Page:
(8) On the other hand Shri S. S. Palta, learned counsel for the respondents submitted that from the report filed by the police and the statements of Darshan Lal and Kuldip Singh, it is evident that the relations between the complainant and the accused parties were strained which erupted into open quarrels even prior to the present occurrence in respect of which reports were filed by the accused-party with the police. Shri Palta further submitted that even on the day of occurrence. according to the police report and the statements of the above said two witnesses, it was the accused-party who armed with knives and lathis came to the house of the accused-party with a view to challenge them to refrain from giving truthful evidence in the case instituted against Kishu Kumar for having allegedly committed the murder of Jagjit alias Murmi, brother of the respondents. That being the position, the respondents were faced with imminent danger and there being no prospects of immediate aid being requisitioned from the police station which is situate at 1-1/2 furlongs, the respondents were entitled to protect themselves being under no obligation to retreat and were entitled to score their victory so long as the danger continued and in that process if they happened to kill Romesh such a killing would be justifiable. Placed in the situation as the respondents were, Shri Palta contended, the respondents had every reason to apprehend that if they did not defend themselves and defend themselves effectively they were likely either to sustain grievous hurt or even be killed. In the premises, it was contended that they were perfectly within their right in fetching lathis from inside their house and in the circumstances their right extended even to voluntarily causing death and they could not be said to have exceeded that right by arming themselves by lathis etc., the fight evidently having been provoked by the complainant-party. For this submission Shri Palta relied upon Sitaram and others v. Emperor, A.I.R. 1925 Nag 260; Kuppusamier v. Emperor : AIR1929Mad748 ; Sadduson of Amir and others v. Emperor, A.I.R. 1939 Lah 393; Ratna Munda v. State (1951) Cri. L.J. 685 and Jai Dev and another v. State of Punjab, : 3SCR489 .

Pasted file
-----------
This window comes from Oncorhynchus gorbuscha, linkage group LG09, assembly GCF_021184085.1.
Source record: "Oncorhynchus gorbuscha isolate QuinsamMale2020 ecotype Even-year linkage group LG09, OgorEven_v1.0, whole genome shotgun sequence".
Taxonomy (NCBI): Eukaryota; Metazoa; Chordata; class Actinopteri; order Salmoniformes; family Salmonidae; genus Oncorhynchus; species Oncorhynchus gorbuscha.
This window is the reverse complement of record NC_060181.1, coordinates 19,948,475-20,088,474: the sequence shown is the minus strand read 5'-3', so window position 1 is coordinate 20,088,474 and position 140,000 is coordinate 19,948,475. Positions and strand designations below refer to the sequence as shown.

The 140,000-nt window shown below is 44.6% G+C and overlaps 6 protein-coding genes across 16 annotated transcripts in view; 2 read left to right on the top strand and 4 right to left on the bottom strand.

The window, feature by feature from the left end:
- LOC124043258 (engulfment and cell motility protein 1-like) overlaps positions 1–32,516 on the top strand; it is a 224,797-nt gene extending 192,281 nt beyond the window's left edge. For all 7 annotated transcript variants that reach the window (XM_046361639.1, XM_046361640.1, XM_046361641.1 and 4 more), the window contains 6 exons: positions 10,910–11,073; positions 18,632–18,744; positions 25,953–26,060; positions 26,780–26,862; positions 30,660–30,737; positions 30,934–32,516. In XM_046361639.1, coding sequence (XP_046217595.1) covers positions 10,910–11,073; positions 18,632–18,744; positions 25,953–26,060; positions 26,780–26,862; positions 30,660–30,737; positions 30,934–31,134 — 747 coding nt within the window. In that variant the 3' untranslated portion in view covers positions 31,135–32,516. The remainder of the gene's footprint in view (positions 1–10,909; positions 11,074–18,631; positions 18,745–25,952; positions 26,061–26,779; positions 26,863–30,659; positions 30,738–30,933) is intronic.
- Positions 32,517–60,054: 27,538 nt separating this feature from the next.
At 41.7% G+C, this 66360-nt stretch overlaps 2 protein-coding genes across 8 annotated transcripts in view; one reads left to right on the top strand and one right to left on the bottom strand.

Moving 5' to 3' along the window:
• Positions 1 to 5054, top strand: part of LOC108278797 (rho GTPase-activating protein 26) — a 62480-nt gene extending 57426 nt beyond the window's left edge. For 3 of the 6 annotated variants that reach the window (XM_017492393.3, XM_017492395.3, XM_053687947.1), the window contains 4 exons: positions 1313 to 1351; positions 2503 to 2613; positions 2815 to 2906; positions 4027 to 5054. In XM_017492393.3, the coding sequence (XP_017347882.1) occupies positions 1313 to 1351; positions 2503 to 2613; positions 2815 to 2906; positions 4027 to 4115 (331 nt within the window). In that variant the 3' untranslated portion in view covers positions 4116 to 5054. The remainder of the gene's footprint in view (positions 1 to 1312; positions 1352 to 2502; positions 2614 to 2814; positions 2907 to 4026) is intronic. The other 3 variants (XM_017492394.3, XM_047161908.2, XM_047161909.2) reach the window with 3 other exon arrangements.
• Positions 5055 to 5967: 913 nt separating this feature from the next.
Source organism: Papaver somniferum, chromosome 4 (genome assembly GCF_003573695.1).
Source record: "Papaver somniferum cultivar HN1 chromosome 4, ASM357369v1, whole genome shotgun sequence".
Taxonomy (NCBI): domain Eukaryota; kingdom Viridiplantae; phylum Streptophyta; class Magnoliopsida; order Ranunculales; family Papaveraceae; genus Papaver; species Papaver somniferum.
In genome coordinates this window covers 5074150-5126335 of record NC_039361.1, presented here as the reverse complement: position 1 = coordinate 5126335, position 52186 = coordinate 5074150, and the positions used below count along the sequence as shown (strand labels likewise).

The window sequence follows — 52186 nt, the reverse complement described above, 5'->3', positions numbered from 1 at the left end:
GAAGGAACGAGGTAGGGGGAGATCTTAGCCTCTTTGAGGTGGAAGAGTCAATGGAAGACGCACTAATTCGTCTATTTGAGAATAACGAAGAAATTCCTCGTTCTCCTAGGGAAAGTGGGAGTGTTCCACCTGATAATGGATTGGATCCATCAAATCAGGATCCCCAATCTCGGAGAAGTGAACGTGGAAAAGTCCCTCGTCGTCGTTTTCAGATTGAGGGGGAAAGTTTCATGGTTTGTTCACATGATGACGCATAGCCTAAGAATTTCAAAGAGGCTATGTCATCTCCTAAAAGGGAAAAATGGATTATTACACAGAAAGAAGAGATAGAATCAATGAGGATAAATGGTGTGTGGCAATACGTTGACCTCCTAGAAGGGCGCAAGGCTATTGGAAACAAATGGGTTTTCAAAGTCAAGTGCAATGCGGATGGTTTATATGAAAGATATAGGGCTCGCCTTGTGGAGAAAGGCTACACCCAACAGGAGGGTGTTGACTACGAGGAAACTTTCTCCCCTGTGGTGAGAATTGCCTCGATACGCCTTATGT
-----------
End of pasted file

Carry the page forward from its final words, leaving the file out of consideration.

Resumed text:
(9) Shri Palta further submitted that no doubt when knife had fallen down from the hands of Ramesh as a result of the lathi blow given to him. the danger of counter attack by Ramesh on Vasdev could not be ruled out as in fact Ramesh made an attempt to snatch the knife from Vasdev by biting on his right wrist with his teeth and it was for the purpose of preventing another assault on him that Vasdev in self-defense inflicted wounds with that very knife with which Romesh wanted to attack Vasdev. In the premises, Shri Palta contended that Vasdev was under no obligation to modulate his defense step-by-step according to the attack before there was reason to believe that the attack was over.